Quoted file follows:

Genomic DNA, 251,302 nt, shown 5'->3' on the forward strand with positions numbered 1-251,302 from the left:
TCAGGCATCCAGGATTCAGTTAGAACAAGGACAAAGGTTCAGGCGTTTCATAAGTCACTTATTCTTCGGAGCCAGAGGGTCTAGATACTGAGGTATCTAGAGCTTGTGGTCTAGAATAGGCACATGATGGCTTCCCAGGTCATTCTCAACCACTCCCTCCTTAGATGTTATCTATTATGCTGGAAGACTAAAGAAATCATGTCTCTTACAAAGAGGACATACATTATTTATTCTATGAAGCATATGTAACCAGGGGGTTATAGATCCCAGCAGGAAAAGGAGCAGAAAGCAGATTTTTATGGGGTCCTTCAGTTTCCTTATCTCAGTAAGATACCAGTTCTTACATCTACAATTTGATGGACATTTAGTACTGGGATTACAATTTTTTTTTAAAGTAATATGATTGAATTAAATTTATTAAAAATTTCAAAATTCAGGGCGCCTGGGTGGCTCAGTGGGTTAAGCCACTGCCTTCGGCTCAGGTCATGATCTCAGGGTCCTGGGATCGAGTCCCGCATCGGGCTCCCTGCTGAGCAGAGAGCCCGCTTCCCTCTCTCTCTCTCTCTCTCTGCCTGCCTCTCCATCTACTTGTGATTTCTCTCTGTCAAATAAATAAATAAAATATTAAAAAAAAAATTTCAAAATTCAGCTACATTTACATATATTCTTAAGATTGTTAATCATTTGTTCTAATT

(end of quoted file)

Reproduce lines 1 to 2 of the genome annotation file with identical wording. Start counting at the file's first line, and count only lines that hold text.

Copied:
Genomic DNA, 251,302 nt, shown 5'->3' on the forward strand with positions numbered 1-251,302 from the left:
TCAGGCATCCAGGATTCAGTTAGAACAAGGACAAAGGTTCAGGCGTTTCATAAGTCACTTATTCTTCGGAGCCAGAGGGTCTAGATACTGAGGTATCTAGAGCTTGTGGTCTAGAATAGGCACATGATGGCTTCCCAGGTCATTCTCAACCACTCCCTCCTTAGATGTTATCTATTATGCTGGAAGACTAAAGAAATCATGTCTCTTACAAAGAGGACATACATTATTTATTCTATGAAGCATATGTAACCAGGGGGTTATAGATCCCAGCAGGAAAAGGAGCAGAAAGCAGATTTTTATGGGGTCCTTCAGTTTCCTTATCTCAGTAAGATACCAGTTCTTACATCTACAATTTGATGGACATTTAGTACTGGGATTACAATTTTTTTTTAAAGTAATATGATTGAATTAAATTTATTAAAAATTTCAAAATTCAGGGCGCCTGGGTGGCTCAGTGGGTTAAGCCACTGCCTTCGGCTCAGGTCATGATCTCAGGGTCCTGGGATCGAGTCCCGCATCGGGCTCCCTGCTGAGCAGAGAGCCCGCTTCCCTCTCTCTCTCTCTCTCTCTGCCTGCCTCTCCATCTACTTGTGATTTCTCTCTGTCAAATAAATAAATAAAATATTAAAAAAAAAATTTCAAAATTCAGCTACATTTACATATATTCTTAAGATTGTTAATCATTTGTTCTAATT